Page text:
This year we also introduced a new member of the dream team: Eric Shelton, who headed up shooting and editing a bunch of video coverage of the show. We normally have a tough time providing crazy amounts of CES coverage in just three days, but this time we added a new component. Well, somehow, we managed to get over 80 pages online in just two days. The final day we spent together shooting videos within the South and Central Halls and having some real fun covering products on camera. All told this added quite a bit of work which the Dream Team almost took in stride - I was amazed and impressed. This was tough and they pulled it off. We found out a few things about ourselves along the way as well - there are very distinct characteristics that make one ready to be on the Audioholics team…
In fact, you know you're probably on the Audioholics CES show reporting crew if:
- you catch yourself saying things like "oh crud, I have to go to Vegas next month!"
- when on the flight to Vegas you look at all the different color responses in your in-flight movie screens and have an overwhelming urge to break out a universal remote and colorimeter to make them all look the same.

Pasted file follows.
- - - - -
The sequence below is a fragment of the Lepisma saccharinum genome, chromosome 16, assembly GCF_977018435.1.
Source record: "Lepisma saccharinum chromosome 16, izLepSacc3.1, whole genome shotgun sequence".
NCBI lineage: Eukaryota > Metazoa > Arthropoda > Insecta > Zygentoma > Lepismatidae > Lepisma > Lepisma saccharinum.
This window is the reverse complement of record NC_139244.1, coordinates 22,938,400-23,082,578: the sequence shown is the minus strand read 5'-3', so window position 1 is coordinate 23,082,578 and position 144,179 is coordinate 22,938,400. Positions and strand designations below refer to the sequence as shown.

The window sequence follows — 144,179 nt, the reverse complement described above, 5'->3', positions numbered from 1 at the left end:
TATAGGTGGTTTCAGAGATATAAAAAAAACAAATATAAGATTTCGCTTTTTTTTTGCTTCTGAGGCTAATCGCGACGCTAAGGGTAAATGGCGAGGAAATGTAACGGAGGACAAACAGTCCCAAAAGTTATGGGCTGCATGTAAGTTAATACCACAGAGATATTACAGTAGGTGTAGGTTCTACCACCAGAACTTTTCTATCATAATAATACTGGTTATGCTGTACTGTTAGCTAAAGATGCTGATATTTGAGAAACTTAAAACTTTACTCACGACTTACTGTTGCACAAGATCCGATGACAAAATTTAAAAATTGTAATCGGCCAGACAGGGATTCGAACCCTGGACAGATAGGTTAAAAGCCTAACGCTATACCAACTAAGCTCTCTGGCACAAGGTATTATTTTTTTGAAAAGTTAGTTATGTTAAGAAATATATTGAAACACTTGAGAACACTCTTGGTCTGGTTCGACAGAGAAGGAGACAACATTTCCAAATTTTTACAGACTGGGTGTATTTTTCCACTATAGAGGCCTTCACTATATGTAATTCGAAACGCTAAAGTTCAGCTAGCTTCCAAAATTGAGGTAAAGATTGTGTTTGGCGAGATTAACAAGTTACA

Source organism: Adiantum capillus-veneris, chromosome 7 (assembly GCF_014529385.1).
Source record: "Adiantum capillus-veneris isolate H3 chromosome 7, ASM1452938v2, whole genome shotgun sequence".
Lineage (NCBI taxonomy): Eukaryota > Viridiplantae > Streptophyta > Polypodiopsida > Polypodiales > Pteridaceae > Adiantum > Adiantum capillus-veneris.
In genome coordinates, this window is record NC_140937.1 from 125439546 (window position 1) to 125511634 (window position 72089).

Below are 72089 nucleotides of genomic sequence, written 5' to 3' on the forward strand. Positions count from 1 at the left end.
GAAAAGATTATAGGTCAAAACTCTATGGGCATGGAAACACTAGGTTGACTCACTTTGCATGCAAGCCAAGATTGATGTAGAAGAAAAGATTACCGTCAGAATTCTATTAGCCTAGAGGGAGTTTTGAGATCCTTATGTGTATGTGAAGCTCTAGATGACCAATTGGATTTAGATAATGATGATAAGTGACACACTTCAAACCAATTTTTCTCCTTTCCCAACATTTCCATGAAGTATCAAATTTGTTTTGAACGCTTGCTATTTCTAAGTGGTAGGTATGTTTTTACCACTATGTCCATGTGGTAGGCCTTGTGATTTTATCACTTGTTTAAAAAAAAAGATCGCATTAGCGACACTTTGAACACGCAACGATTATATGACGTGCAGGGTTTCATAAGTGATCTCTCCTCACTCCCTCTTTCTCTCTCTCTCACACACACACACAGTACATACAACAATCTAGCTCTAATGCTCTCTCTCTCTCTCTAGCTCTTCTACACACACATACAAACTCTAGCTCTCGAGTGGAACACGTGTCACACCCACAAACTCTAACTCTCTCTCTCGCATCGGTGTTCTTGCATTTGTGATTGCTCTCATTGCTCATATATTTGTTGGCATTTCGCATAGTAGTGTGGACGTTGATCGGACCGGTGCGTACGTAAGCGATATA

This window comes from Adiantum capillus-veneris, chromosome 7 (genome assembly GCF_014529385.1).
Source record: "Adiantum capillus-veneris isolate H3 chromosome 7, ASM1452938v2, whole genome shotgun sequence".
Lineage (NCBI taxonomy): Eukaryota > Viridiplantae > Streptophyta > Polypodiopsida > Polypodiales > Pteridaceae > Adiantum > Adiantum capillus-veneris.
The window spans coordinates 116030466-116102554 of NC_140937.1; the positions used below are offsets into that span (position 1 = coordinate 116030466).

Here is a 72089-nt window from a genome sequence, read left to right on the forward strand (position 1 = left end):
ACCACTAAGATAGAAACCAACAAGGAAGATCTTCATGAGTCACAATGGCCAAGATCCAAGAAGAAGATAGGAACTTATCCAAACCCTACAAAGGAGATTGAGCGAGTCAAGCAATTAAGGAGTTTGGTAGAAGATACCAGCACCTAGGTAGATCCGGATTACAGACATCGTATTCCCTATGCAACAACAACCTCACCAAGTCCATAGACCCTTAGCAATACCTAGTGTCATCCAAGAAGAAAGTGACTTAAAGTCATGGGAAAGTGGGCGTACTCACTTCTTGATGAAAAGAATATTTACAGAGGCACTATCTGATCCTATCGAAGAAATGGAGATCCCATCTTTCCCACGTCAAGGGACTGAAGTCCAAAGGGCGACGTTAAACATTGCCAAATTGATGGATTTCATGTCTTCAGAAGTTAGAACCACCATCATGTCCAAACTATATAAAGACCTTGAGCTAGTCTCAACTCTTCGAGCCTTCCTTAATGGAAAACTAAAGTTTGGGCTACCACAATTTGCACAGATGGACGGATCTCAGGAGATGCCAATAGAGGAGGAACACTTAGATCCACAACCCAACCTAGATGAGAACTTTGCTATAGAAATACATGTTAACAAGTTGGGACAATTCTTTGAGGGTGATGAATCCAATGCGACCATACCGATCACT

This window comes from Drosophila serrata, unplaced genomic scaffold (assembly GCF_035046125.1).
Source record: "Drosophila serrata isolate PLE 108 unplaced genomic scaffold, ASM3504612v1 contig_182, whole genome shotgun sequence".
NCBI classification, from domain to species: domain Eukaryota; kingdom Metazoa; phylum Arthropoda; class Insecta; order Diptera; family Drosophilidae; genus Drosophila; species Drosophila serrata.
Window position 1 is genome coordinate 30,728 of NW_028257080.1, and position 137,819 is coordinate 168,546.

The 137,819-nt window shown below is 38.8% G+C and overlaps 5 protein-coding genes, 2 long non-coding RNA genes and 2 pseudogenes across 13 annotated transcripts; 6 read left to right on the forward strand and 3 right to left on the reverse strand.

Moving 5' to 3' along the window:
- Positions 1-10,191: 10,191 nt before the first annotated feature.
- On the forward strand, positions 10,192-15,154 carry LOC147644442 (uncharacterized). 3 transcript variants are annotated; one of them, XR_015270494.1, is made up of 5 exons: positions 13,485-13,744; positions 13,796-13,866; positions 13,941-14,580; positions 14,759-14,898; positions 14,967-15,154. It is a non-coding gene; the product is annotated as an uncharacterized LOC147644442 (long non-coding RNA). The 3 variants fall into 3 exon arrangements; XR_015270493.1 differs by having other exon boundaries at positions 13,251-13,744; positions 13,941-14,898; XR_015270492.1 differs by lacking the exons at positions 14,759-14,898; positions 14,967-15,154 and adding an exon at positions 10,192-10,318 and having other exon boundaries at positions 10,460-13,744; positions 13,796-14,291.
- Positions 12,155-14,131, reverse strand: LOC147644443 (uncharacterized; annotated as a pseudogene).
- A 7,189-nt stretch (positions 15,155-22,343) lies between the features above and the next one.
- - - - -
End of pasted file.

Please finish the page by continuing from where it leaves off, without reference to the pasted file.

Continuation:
- you critique the in-flight music system for being excessively noisy (makes XM radio sound like a lossless format in comparison).
- you walk the CES showfloor carrying more bottles of water than if you were heading for a 3-day trek in the Mohabi desert.
- sleep becomes optional and a nuisance to completing your nightly show reports.
- the hotel casino is simply an obstacle in the path from the monorail to the elevators.
- you're forcibly removed from Paradigm's booth 100 feet before you get to the barricaded front entrance.
- after a week of being back in your home town you wonder why nobody stands on the street corners trying to hand out free "literature".
- you skip sleeping on the plane and watching the in-flight movie in favor of writing an editorial on being an AV-holic reporter…
So that's what it takes to be a crack[ed] reporter for Audioholics during the CES show in Vegas. Of course, the most important trait would have to be the ability to view all of this hard work as fun and not the most grueling 72 hours of the year, which is pretty much what it is - but don't tell anyone!
- Clint DeBoer